Japan to have new PM soon

Kan has faced increasing demands to resign amid criticism of his handling of the March 11 earthquake and tsunami and subsequent nuclear crisis. Polls show Kan’s approval rating has fallen below 20 per cent.

Critics accuse him of a lack of leadership, while survivors complain of slow relief and recovery efforts.

Economy Minister Kaoru Yosano said Kan told Cabinet members that his days are numbered and that they should be ready to resign en masse next Tuesday.

Kan earlier promised to step down as soon as Parliament passes two key bills, which it is set to do Friday. That would set the stage for a leadership election Monday within Kan’s ruling party and a new Prime Minister, Japan’s sixth in four years.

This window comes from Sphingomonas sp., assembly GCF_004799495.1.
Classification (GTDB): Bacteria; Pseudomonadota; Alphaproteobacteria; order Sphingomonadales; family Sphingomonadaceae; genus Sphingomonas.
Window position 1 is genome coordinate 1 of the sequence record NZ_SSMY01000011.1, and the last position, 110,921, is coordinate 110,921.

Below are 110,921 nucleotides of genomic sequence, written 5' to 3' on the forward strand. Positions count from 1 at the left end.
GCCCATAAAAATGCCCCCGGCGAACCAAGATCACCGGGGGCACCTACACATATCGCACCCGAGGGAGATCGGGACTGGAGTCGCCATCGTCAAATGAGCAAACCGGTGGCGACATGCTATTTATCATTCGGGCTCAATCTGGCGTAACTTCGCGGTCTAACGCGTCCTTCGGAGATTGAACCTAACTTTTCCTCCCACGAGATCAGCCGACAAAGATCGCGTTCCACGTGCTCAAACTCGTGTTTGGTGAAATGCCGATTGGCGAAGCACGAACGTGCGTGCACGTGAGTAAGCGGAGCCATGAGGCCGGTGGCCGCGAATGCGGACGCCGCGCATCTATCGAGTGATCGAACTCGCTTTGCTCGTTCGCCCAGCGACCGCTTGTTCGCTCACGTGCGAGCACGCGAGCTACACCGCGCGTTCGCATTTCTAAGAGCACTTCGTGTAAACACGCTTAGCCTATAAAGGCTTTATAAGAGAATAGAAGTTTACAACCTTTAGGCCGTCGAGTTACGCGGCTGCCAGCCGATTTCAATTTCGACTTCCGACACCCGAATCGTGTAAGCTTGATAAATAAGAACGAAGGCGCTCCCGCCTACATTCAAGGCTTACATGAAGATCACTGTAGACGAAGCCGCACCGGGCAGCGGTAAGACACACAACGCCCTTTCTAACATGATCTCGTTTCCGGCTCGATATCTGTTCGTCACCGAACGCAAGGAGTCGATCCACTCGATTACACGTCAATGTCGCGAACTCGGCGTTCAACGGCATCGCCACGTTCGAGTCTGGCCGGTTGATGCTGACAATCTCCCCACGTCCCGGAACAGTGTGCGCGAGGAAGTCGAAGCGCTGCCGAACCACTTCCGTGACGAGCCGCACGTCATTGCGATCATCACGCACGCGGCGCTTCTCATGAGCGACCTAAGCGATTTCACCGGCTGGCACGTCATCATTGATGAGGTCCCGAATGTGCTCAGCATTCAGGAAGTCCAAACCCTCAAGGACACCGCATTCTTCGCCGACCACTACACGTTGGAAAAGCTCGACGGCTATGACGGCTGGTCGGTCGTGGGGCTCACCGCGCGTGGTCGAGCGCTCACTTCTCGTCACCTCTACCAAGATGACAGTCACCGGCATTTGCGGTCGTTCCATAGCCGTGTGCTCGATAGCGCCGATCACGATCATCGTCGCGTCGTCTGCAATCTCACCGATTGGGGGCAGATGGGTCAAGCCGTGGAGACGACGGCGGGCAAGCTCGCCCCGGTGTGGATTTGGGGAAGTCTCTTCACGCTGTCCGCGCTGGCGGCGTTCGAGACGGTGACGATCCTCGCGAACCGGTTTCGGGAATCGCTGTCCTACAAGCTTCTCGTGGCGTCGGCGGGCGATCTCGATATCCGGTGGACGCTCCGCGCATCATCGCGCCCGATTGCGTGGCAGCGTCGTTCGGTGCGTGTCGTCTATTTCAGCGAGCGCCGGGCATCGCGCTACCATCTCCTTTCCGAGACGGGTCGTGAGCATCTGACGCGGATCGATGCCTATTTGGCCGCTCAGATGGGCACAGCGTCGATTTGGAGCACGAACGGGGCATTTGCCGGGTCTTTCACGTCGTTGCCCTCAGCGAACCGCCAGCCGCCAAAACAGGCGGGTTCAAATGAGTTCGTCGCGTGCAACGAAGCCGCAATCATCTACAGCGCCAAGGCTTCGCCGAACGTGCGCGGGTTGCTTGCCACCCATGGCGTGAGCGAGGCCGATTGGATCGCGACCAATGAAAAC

“(The prime minister) told us that we Cabinet ministers will be resigning en masse on Aug 30,” Yosano told reporters.

“He said each minister should do the utmost to prepare for a smooth handover and take care of pending businesses.”

Former foreign minister Seiji Maehara, who was expected to officially announce his candidacy later, is favourite to succeed Kan.

Maehara met a longtime party supporter and influential business leader to reveal his intention to run.

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